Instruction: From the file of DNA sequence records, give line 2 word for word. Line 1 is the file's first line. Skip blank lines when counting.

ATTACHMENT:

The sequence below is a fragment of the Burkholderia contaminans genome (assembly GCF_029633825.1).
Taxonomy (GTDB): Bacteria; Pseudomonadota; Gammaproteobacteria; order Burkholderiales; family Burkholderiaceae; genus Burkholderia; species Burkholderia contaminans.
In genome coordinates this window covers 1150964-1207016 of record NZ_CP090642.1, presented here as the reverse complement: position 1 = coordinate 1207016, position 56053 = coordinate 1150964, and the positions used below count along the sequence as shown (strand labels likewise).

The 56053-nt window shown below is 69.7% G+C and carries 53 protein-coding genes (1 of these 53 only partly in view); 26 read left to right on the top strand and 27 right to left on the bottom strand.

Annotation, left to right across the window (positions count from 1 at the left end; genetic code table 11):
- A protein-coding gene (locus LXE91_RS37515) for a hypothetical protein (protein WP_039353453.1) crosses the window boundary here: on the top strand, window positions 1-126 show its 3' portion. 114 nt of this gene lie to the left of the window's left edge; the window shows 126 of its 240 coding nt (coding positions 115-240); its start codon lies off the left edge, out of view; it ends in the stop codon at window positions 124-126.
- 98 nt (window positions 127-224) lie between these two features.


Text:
Taxonomy (GTDB): Bacteria; Pseudomonadota; Gammaproteobacteria; order Burkholderiales; family Burkholderiaceae; genus Burkholderia; species Burkholderia contaminans.